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reKiosk Allows Tastemakers to Cash in on Music Recommendations

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Incentivizing fans with offers to spread the word about their favorite artist is good way to drive and track engagements, but what about those looking to spread the word about just good content? Should they be incentivized as well? The founders of reKiosk seem to think so, and have created a way for independent artists to distribute their work while crediting (and awarding) those who have helped them raise the awareness.

reKiosk is an interesting concept of selling music directly to fans, but more focus is placed on having them sell for you. The Brooklyn-based company has essentially created a curator-driven marketplace that delivers the majority of any sale to the content's creator and the curator. The idea is that bloggers, influencers and tastemakers can direct people to his or her reKisok store rather than iTunes, where they can receive 25% of any sale. reKiosk takes 5%, while the content creator gets the remaining 70%.

“reKiosk is a website, built from the ground-up, for people who love independent media," reKiosk's CEO Aziz Isham told Hypebot. “We provide a sleek and easy system for digital sales, and allow other people to act as your distributor - receiving a share of your sales in exchange for selling and promoting your media. Bloggers, publishers, major labels and independent musicians all exist on the same platform, governed by the same set of rules. reKiosk is like a thousand small, indie record shops under one giant digital tent."

reKiosk uses Dwolla to process payments (rather than PayPal) and administers them once a month to avoid fees related to per-song micropayments. The company works with independent publishers in both music and literature has plans of offering a freemium model for power users to list more items. The company, still in beta, will take down its registration wall later this month.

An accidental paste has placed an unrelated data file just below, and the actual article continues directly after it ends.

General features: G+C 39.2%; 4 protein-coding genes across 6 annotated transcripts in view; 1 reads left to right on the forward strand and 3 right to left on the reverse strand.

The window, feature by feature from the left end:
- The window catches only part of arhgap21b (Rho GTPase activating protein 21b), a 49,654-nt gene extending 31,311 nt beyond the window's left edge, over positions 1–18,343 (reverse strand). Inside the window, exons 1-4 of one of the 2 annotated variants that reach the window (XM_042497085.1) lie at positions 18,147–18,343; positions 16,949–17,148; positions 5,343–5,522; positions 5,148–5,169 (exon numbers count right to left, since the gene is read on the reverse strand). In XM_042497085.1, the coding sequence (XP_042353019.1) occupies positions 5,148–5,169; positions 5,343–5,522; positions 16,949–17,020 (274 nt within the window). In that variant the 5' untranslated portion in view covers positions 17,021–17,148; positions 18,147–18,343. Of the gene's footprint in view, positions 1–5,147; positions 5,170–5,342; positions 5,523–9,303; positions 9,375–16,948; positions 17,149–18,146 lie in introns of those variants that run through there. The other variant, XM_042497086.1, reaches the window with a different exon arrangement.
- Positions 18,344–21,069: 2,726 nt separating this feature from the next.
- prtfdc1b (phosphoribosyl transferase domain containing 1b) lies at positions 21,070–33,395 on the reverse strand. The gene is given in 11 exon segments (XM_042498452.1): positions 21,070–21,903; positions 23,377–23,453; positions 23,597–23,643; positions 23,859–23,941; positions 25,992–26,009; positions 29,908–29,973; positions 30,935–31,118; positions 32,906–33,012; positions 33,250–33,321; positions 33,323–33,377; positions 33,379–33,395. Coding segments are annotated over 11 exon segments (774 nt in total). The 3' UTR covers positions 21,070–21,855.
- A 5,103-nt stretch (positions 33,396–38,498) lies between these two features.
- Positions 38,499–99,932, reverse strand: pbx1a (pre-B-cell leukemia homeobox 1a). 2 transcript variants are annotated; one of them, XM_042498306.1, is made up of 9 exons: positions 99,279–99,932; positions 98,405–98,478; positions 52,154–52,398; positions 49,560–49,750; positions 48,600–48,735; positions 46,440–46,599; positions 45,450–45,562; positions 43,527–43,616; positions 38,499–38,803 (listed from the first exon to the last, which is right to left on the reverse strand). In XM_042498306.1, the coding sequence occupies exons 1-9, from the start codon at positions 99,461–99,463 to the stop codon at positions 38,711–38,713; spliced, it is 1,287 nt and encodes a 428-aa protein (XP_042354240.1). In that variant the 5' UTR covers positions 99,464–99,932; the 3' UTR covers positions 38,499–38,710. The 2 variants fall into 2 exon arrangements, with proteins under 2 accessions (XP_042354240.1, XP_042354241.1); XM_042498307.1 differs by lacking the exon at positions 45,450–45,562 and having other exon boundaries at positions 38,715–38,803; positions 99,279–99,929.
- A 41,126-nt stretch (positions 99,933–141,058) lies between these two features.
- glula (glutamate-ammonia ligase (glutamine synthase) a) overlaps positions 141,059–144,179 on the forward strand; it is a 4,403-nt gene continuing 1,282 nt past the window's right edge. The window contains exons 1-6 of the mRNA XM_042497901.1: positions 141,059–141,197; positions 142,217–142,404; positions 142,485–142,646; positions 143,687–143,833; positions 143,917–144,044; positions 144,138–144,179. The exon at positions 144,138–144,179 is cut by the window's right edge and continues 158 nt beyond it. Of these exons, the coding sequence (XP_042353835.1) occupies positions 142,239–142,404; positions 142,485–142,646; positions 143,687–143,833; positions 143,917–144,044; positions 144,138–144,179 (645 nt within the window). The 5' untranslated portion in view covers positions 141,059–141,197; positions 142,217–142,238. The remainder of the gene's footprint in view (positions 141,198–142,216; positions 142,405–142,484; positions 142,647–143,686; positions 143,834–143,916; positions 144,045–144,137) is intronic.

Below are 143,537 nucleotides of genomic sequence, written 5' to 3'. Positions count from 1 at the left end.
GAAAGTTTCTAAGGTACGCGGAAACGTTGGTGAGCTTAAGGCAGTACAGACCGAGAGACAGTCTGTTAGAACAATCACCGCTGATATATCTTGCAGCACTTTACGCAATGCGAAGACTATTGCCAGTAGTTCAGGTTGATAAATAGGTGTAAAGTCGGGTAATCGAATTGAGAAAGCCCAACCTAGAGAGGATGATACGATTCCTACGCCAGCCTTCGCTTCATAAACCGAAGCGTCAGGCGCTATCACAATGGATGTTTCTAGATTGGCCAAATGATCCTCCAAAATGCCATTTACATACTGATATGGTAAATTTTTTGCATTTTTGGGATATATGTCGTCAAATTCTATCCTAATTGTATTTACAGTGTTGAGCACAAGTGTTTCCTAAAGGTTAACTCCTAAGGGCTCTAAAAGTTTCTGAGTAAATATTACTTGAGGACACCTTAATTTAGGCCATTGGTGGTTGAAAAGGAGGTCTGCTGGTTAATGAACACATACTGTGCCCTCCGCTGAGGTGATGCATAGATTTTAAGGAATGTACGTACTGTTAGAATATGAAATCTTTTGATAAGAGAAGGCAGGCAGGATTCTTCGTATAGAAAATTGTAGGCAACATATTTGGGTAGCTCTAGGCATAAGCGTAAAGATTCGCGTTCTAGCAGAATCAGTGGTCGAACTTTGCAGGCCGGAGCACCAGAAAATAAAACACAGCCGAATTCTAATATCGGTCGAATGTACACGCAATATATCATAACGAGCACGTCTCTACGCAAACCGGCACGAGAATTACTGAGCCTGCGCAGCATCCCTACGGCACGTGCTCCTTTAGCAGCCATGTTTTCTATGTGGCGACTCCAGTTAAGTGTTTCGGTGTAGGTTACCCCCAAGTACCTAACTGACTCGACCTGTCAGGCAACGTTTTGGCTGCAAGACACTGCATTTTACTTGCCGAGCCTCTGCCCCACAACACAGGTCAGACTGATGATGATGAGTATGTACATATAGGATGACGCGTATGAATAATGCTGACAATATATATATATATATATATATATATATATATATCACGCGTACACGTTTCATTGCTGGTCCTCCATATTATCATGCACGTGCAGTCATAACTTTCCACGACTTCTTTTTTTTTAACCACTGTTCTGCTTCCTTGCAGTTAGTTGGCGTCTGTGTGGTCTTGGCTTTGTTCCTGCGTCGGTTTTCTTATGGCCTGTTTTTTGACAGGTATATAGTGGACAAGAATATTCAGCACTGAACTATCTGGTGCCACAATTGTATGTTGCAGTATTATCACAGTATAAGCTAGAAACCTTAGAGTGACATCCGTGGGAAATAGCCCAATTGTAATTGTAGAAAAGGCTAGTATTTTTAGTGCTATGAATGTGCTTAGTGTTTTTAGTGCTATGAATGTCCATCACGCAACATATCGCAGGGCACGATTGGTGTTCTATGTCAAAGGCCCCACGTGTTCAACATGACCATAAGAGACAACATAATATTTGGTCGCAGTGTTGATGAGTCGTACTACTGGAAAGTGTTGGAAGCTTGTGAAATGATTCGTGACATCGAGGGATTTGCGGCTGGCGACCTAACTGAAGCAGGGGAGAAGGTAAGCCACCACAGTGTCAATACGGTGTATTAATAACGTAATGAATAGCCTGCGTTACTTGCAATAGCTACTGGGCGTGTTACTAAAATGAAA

“We believe in curated search — and in trying to recapture the feel of the corner record stores that have, unfortunately, been victim to e-commerce and big box stores," Isham added. “To that end, music on reKiosk is discovered by checking out lots of small, independent, digital kiosks — each one curated by a person, not an algorithm."  

Early feedback for reKiosk has been said to be positive, having been called “an amazingly powerful tool for the 21st century music industry" by Pledge Music CEO Benji Rogers and “the biggest thing in retail since Jeff Bezos left Wall Street for Seattle" by OR Books publisher Colin Robertson.

It's tough to gauge how receptive musicians would be to a service like this though, and it really depends on what their primary goals are - driving awareness, or earning money from recorded music sales. Obviously both can be achieved with reKiosk, but this product is seemingly a bigger win for tastemakers and influencers rather than musicians. 70% is a fair cut considering the layers at work here, but the experience could be nothing more than disposable transaction for the artist.

We will follow up with reKiosk again later down the road once they are out of beta and get a sense of just how influential they've been to the bottom line and awareness levels of musicians.


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This story appears courtesy of HypeBot.
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